“How do I sue the VA for what they did to me?”

I used to get this question at least once a month from some disabled veteran who passionately believes that VA medical care has caused him undue suffering in one way or another. Rather than point him to the “legal aid” section of the Yellow Pages, I often assume what he wants is information on filing a claim under Title 38 U.S. Code section 1151.


The 1151 statute states, in pertinent part: “Compensation under this chapter…for a qualifying additional disability or a qualifying death of a veteran in the same manner as if such additional disability or death were service-connected…if the disability or death was…caused by hospital care, medical or surgical treatment, or examination…and the proximate cause of the disability or death was…carelessness, negligence, lack of proper skill, error in judgment, or similar instance of fault on the part of the Department in furnishing the hospital care, medical or surgical treatment, or examination; or…an event not reasonably foreseeable.”

Simply put, this means that a veteran who is injured or dies due to negligent VA medical care will be compensated as if the injury or death was service connected---a simple explanation for an extremely complicated endeavor. Prevailing on an 1151 claim is infamously difficult. Why? Because a medical “wrong” that has been committed is not necessarily “wrongful” in the eyes of the law. A physician who provides a veteran informed consent of the necessary consequences of a surgery has not breached his duty of due care simply because the veteran ended up on the unfavorable end of the risk spectrum. Sometimes, a veteran has no choice but to have a high-risk surgery, and doctors are only required to exercise reasonable care; not perform miracles. When the worst happens, foreseeable or not, it seems only fair that someone should have to pay. Unfortunately, it will not be the VA if all reasonable steps were taken to give that veteran the best possible chance of recovery despite the unfortunate outcome.

So when should a veteran pursue 1151 compensation? If you feel that your situation warrants at least consideration of a claim, first ask yourself some basic questions:

-Were you given informed consent about the procedure (prior written acknowledgment of the risks of treatment)?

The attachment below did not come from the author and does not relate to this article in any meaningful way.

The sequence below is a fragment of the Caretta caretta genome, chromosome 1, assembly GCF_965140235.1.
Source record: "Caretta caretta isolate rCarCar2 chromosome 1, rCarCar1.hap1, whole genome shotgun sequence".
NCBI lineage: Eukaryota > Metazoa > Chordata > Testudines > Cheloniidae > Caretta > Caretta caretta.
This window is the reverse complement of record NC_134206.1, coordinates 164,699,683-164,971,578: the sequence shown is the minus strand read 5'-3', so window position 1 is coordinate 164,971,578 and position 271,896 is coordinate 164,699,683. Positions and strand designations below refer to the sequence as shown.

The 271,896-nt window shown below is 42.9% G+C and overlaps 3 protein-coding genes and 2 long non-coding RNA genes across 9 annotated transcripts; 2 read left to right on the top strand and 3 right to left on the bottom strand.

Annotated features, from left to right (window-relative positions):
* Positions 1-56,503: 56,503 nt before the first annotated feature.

-Was the alleged wrong a necessary consequence of properly- administered medical care (e.g. paralysis after a laminectomy)

-Is the wrong commonplace in the type of care administered (e.g. a dural tear during spine surgery)?

If your answer was ‘no’ to any or all of these, you then must contemplate whether the wrong substantially contributed to the outcome. Was the wrong uneventful considering adequate care was ultimately provided? And are there any identifiable residuals that were directly caused by the wrong?


Speaking of cause, the VA will often cite “natural progression” to deny an 1151 claim when the evidence fails to support a definitive theory on how the disability at issue occurred. Your best bet is to obtain a factually based medical opinion from an expert in the field involved that explicitly rules out Mother Nature or some other coincidental event as the direct cause of disability. Causation need not be proven with clear and convincing certainty although this would be ideal; only that your theory on causation is more likely than not true. To determine whether your claim is well grounded or supported by the evidence of record, you should obtain this opinion prior to filing a claim since your entire case will rest on it. And the chances that a VA doctor will give you such an opinion in writing are as good as hitting the lottery, so be prepared to seek out a reputable private physician who will need to examine your medical records and provide an objectively derived basis for his or her conclusion. A small price to pay if your claim is eventually granted.

In closing, any legitimate 1151 claim is winnable despite the aforementioned challenges. But it all starts with an objective analysis of the evidence by an expert who must reconcile the tough questions in your case. For when you have your day in court, so to speak, the evidence alone is your most persuasive advocate. ♦